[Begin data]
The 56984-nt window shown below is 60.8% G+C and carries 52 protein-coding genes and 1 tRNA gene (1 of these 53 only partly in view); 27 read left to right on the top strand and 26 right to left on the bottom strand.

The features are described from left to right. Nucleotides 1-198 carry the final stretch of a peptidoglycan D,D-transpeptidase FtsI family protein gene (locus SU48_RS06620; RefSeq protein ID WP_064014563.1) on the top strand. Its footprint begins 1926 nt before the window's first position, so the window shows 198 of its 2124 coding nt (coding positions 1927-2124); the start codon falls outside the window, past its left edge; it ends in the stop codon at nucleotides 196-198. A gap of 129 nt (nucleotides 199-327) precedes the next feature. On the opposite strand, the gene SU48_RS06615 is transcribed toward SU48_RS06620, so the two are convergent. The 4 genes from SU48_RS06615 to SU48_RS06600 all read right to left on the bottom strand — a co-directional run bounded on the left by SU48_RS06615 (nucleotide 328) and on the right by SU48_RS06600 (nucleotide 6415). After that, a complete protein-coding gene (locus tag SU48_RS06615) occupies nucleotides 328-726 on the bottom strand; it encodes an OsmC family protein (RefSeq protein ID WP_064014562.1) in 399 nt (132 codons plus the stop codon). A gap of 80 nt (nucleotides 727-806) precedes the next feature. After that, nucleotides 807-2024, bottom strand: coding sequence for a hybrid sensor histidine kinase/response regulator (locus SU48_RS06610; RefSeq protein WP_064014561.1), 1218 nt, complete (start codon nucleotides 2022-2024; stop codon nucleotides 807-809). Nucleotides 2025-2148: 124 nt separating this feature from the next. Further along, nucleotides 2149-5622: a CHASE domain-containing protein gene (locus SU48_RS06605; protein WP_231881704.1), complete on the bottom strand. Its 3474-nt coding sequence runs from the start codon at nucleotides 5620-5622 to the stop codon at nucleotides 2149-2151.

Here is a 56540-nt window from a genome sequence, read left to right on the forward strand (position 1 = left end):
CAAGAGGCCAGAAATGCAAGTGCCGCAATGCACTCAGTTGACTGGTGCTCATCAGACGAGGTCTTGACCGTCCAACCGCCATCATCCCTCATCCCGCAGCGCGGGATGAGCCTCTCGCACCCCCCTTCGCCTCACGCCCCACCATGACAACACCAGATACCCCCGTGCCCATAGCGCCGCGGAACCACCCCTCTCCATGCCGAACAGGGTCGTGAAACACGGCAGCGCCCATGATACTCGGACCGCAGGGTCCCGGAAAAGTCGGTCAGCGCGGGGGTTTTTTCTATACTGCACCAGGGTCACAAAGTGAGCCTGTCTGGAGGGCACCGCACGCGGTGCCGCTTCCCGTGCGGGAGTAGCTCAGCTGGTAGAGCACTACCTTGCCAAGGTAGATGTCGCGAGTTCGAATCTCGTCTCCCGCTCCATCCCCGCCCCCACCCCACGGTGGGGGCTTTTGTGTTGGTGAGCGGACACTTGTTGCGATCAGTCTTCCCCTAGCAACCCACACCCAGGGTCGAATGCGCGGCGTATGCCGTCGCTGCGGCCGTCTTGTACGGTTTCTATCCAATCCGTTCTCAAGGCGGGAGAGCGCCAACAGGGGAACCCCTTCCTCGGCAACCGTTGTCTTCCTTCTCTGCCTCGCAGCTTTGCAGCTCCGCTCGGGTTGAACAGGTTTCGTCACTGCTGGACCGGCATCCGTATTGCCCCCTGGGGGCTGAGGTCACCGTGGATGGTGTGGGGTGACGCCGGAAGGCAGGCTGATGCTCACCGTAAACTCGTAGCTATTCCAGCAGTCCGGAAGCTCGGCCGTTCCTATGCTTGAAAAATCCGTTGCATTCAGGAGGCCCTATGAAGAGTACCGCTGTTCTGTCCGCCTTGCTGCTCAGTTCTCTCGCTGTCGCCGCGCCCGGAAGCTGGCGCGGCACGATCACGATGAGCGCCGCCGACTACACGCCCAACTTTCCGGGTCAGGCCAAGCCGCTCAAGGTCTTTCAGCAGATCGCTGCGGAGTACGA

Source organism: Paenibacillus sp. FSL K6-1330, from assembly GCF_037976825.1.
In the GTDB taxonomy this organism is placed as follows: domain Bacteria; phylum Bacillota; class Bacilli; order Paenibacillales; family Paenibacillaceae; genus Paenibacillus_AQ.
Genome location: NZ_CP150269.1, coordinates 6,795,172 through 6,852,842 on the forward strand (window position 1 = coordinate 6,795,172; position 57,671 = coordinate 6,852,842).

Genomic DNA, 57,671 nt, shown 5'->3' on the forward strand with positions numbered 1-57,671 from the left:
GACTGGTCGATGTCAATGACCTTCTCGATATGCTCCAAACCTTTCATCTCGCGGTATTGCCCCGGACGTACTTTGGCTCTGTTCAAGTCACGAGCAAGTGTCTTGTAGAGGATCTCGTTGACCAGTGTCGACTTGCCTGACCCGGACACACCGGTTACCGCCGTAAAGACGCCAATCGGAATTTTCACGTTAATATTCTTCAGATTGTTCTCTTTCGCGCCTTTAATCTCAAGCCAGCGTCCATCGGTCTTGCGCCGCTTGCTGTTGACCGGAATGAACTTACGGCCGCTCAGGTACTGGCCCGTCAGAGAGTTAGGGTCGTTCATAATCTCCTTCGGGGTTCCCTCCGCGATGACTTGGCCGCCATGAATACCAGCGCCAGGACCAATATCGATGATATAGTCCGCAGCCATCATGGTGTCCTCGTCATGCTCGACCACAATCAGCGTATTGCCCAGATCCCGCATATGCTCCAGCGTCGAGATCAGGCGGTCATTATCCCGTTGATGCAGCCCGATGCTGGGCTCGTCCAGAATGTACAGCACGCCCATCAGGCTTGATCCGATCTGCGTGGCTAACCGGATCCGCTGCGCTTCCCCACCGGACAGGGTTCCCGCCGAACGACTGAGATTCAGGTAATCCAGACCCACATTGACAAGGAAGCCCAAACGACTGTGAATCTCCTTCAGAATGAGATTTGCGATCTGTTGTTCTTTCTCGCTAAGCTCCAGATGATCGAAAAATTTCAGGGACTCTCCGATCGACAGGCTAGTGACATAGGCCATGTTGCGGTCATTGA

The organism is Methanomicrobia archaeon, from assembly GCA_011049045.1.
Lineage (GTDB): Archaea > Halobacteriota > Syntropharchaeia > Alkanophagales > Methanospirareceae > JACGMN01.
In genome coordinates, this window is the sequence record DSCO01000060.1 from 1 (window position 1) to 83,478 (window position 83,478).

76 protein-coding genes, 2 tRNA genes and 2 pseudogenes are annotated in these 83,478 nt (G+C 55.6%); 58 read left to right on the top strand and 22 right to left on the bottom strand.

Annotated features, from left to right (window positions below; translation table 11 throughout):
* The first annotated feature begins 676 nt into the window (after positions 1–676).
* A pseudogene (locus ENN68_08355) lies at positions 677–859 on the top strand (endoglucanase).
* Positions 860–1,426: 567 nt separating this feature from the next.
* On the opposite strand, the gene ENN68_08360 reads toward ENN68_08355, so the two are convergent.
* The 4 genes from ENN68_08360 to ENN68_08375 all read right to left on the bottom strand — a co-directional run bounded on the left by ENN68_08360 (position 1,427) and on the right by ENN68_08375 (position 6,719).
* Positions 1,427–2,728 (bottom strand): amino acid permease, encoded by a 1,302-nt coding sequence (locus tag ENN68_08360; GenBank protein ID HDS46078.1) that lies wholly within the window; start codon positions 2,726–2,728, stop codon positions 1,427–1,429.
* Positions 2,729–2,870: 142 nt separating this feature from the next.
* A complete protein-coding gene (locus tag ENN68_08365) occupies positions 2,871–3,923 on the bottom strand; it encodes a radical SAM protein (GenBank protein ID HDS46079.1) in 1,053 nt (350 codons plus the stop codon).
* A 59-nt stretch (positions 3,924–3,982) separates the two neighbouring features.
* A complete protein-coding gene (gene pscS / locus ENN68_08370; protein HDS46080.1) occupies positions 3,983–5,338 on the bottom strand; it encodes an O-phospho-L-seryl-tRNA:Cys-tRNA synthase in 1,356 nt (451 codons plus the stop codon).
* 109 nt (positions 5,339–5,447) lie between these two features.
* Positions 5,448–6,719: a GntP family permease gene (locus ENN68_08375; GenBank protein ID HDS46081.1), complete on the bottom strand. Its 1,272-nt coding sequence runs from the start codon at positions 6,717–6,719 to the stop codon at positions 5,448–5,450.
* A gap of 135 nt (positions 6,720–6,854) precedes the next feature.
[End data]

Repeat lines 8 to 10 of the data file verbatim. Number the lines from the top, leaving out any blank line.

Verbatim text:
Genomic DNA, 57,671 nt, shown 5'->3' on the forward strand with positions numbered 1-57,671 from the left:
GACTGGTCGATGTCAATGACCTTCTCGATATGCTCCAAACCTTTCATCTCGCGGTATTGCCCCGGACGTACTTTGGCTCTGTTCAAGTCACGAGCAAGTGTCTTGTAGAGGATCTCGTTGACCAGTGTCGACTTGCCTGACCCGGACACACCGGTTACCGCCGTAAAGACGCCAATCGGAATTTTCACGTTAATATTCTTCAGATTGTTCTCTTTCGCGCCTTTAATCTCAAGCCAGCGTCCATCGGTCTTGCGCCGCTTGCTGTTGACCGGAATGAACTTACGGCCGCTCAGGTACTGGCCCGTCAGAGAGTTAGGGTCGTTCATAATCTCCTTCGGGGTTCCCTCCGCGATGACTTGGCCGCCATGAATACCAGCGCCAGGACCAATATCGATGATATAGTCCGCAGCCATCATGGTGTCCTCGTCATGCTCGACCACAATCAGCGTATTGCCCAGATCCCGCATATGCTCCAGCGTCGAGATCAGGCGGTCATTATCCCGTTGATGCAGCCCGATGCTGGGCTCGTCCAGAATGTACAGCACGCCCATCAGGCTTGATCCGATCTGCGTGGCTAACCGGATCCGCTGCGCTTCCCCACCGGACAGGGTTCCCGCCGAACGACTGAGATTCAGGTAATCCAGACCCACATTGACAAGGAAGCCCAAACGACTGTGAATCTCCTTCAGAATGAGATTTGCGATCTGTTGTTCTTTCTCGCTAAGCTCCAGATGATCGAAAAATTTCAGGGACTCTCCGATCGACAGGCTAGTGACATAGGCCATGTTGCGGTCATTGA

The organism is Methanomicrobia archaeon, from assembly GCA_011049045.1.